• A statement, argument, or claim that is argued,
defended, or supported in an essay.
• Answers the writing prompt
• Includes:
• Opinion and why it is important/what you
intend to prove.
• Highlight the thesis statement
• Does it answer the prompt?
• Can it be supported?
Topic Sentence
The topic sentence contains the central idea
around which a paragraph is developed. A good
one has the following five characteristics:
• It introduces the topic of a paragraph without
announcing it.
• It plants questions in the readers’ mind.
• It uses thought-provoking words.
• It is the first sentence of the paragraph.
• Can provide a transition from the previous
Evaluating Topic Sentences
• Re-Read your rough draft
• Highlight each topic sentence.
• Identify which characteristics each topic
sentence contains.
• Revise topic sentence if necessary.
• This is the analysis part! This is where you include a
detailed explanation of strategies used by the writer.
• When writing an analysis, it is crucial that you work
chronologically/ or by strategy through the
text. This means that you start at the beginning of
the text and work your way through it by discussing
what the writer is saying and the effectiveness of the
strategies he/she is using at the beginning, middle,
and end of the text.
• Sometimes this means that you will discuss each
paragraph (one at a time), and sometimes this
means that you will divide the text into sections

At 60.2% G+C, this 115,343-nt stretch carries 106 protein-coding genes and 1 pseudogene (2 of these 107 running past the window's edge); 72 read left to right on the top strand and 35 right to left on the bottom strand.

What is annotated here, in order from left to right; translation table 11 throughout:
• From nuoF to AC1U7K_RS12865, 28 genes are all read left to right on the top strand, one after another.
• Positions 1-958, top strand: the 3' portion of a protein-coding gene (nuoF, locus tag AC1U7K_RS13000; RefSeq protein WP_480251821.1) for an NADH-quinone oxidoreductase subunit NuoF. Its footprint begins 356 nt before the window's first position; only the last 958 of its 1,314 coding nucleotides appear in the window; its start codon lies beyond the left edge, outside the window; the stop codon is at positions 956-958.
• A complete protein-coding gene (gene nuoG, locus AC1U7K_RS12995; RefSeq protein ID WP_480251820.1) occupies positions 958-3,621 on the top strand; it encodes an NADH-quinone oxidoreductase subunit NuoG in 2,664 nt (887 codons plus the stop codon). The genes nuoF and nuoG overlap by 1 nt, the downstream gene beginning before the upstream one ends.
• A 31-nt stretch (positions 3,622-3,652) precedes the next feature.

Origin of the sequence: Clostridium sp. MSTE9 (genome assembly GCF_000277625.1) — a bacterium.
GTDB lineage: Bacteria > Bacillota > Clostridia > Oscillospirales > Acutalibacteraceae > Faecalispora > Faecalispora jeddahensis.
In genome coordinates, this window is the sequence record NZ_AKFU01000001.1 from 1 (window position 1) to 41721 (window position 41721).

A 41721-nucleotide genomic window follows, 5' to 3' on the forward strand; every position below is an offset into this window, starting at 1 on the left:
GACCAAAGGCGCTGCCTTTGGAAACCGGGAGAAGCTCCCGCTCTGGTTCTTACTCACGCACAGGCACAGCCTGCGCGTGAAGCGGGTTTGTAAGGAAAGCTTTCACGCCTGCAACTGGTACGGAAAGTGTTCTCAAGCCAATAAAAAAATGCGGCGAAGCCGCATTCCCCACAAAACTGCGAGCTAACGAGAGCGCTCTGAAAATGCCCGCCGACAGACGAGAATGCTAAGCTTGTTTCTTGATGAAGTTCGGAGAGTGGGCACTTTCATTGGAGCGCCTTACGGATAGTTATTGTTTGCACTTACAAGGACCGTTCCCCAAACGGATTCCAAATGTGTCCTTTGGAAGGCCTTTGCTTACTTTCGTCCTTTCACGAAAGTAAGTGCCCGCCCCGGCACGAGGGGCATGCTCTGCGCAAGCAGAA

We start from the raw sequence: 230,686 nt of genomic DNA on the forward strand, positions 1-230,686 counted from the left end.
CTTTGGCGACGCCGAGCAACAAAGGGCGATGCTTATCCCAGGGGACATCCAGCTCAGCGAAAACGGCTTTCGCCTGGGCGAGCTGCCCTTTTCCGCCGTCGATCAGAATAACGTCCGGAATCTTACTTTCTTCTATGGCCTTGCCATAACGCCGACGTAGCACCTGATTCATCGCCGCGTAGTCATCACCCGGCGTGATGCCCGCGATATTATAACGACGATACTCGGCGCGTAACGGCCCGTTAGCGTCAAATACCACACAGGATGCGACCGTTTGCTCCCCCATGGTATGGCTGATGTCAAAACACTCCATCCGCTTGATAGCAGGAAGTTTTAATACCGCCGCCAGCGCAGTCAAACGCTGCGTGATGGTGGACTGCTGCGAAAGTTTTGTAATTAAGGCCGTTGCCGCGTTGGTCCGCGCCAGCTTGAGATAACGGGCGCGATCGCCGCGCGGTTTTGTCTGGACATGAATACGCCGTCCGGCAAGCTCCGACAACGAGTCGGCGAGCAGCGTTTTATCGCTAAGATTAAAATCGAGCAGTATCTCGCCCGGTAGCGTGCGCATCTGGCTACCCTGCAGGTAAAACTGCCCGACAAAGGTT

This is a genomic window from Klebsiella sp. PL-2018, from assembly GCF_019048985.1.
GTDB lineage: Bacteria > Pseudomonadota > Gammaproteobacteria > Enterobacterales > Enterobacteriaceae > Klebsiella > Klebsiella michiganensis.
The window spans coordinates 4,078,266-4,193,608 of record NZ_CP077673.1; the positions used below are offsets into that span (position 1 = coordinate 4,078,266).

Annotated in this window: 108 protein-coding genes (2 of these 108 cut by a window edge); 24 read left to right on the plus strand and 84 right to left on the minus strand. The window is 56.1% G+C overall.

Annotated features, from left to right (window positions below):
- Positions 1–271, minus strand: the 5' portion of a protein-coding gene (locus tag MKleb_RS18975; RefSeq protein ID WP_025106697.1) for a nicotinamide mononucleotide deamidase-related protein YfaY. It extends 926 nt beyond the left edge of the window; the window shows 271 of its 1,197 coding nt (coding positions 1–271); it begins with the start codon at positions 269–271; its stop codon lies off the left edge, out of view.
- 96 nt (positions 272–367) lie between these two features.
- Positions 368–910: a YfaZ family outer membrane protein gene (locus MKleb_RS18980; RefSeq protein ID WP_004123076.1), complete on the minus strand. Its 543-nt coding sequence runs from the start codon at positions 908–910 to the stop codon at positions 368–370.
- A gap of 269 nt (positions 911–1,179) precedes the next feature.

and discuss the beginning, middle, and end of
the text. Whether you discuss each paragraph or
each section depends on the length and
organization of the text itself.
1. Topic Sentence
2. The second sentence conveys the writer’s
support for the main idea by identifying and
providing a specific example used by the writer.
3. The third sentence identifies the effect of the
writer’s use of the rhetorical strategy and explains
how it helps the writer achieve his/her purpose by
using an in order to statement.
4. and 5. Repeat 2 and 3
6. The sixth sentence concludes the paragraph
and reinforces the topic sentence/thesis.
• Every analysis paragraph MUST:
• Identify the part of the text you are analyzing by
using transition words and strong verbs to
explain what is being said.
• Identify the strongest strategies used in that
particular section. This includes incorporating
specific text examples into your own words. Do
NOT try to discuss every strategy the writer uses;
pick the strongest!
• Clearly and specifically explain how the rhetorical
strategies are used to help the writer achieve his/her
• The above items must be woven together seamlessly
into one sophisticated paragraph of the body of
your analysis essay.
In other words…
• Point = Topic Sentence
• Evidence = first example to support topic sentence-usually a quote
• Analysis = explanation of how that evidence
supports the topic sentence
• Repeat Evidence and Analysis
• Conclusion
Read each other’s rough draft.
Identify any part of the rough draft that lacks clarity.
Identify and circle all transitions.
After the rough drafts have been marked
appropriately, each student will revise his or her
essay for coherence. For confusing parts, the writer
should ask if transitions would make it more clear.
• For each transition the writer used, he or she should
ask if the meaning of the passage would be less clear
without the transition. If the transition adds no
clarity, it should be deleted.
Put SOAPS in your introduction and follow
this format:
1. Speaker, Occasion, and Subject
• (Writer’s first and last name), in his/her (type of
text), (title of text), (strong verb ) (writer’s
2. Purpose
• (Writer’s last name)’s purpose is to (what the
writer does in the text).
3. Thesis
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